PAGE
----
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Space station has two women astronauts onboard for long-term mission

After years of training for their first space mission, the last thing Samantha Cristoforetti of Italy and Elana Serova, of Russia want to dwell on is the fact they are women. However, the fact that both are now together manning the International Space Station (ISS) is a rarity.

According to a Nov. 24 ABC News report, it marks the second time in the space station’s 16-year history that two women make up the long-term, six-member crew. Cristoforetti, 37, landed on the space station on Nov. 24 and joined Serova, 38, for complete a six-month mission in space.

Cristoferetti became not only the first Italian female in space, but the first person to sample a proper short black coffee at zero gravity. Cristoforetti will be able to get her morning caffeine fix after celebrated Italian coffee makers Lavazza teamed up with space food specialist engineering firm Argotec to create a special and lightweight machine.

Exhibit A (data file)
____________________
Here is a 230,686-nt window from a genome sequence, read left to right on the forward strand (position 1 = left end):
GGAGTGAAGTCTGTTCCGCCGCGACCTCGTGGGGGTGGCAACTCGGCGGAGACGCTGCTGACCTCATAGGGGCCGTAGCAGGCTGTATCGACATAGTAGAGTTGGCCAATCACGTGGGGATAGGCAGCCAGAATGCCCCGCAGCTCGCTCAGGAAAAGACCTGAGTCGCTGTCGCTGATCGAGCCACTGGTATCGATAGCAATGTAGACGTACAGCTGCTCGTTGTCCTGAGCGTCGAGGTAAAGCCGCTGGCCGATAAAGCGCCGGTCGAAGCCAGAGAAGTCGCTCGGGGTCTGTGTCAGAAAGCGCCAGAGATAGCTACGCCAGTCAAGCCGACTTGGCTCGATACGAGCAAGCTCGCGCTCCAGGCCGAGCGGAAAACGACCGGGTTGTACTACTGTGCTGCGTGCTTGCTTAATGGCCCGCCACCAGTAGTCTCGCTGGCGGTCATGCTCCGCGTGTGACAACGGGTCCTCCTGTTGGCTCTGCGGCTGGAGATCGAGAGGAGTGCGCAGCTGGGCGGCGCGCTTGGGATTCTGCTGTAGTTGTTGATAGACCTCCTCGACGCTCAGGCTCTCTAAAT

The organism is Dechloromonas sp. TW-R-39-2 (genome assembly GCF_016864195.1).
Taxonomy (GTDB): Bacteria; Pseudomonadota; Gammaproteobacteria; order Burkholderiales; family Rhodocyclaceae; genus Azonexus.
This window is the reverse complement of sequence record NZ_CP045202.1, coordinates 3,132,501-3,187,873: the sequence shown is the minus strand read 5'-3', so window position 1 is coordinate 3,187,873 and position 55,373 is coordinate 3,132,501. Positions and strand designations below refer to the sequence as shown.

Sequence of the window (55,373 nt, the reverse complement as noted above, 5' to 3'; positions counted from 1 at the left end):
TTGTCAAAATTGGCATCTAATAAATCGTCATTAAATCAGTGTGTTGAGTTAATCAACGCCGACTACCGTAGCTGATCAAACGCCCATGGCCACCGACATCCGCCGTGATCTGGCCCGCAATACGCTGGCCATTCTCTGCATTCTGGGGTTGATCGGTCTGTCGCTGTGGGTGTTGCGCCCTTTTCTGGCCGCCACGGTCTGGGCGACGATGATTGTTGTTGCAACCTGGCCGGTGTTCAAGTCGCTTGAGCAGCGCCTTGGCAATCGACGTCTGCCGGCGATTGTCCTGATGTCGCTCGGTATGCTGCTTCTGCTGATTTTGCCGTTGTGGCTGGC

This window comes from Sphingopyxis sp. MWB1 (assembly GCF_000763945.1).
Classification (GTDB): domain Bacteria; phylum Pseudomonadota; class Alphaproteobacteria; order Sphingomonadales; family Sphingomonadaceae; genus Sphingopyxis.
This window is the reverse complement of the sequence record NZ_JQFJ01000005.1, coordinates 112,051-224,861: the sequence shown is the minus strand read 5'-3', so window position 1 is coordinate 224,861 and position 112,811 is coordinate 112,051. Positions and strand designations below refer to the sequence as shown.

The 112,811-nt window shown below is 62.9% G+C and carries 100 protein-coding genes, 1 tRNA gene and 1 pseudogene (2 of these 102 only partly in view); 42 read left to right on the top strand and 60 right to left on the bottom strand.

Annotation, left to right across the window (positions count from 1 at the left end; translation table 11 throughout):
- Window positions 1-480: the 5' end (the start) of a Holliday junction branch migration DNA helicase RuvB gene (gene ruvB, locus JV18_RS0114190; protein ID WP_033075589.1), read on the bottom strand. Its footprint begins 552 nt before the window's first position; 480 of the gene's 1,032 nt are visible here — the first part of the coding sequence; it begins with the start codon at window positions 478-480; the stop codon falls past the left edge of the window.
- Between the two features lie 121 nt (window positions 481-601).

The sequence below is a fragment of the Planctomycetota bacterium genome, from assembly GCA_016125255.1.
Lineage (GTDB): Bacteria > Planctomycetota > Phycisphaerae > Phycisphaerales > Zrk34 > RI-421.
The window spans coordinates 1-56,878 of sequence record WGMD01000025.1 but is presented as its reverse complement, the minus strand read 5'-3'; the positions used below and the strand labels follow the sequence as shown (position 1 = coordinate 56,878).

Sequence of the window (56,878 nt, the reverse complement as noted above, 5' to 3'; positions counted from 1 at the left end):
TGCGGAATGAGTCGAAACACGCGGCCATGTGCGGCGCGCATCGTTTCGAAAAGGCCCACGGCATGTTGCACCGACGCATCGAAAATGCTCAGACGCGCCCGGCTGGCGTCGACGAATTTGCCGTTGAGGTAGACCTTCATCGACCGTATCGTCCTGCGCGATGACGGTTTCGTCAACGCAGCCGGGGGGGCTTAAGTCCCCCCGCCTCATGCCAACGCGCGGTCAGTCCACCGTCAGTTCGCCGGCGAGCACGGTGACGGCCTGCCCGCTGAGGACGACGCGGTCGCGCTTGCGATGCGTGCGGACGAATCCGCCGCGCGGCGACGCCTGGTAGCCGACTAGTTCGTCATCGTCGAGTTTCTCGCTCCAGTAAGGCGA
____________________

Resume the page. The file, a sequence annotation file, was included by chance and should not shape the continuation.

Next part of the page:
Both Serova and Cristoforetti will spend time together aboard the 260-mile-high complex, following in the footsteps of nine American women who logged lengthy stays. Two of those U.S. women shared the place in 2010, with four men. Another two women rose to station commander rank.

According to ABC News, Serova and Cristoforetti’s joint flight comes as U.S. medical researchers take an updated look at gender differences in space. With space station missions spanning a half-year and expected to last considerably longer on trips to Mars, NASA wants to make sure all astronauts – male and female alike – stay safe and healthy.

Cristoforetti, Anton Shkaplerov and American astronaut Terry Virtz are to stay at the space station until May 2015.

The ISS is a joint project funded mostly by NASA but astronauts are transported there only by Russia after the U.S. ended its space shuttle program in 2011.


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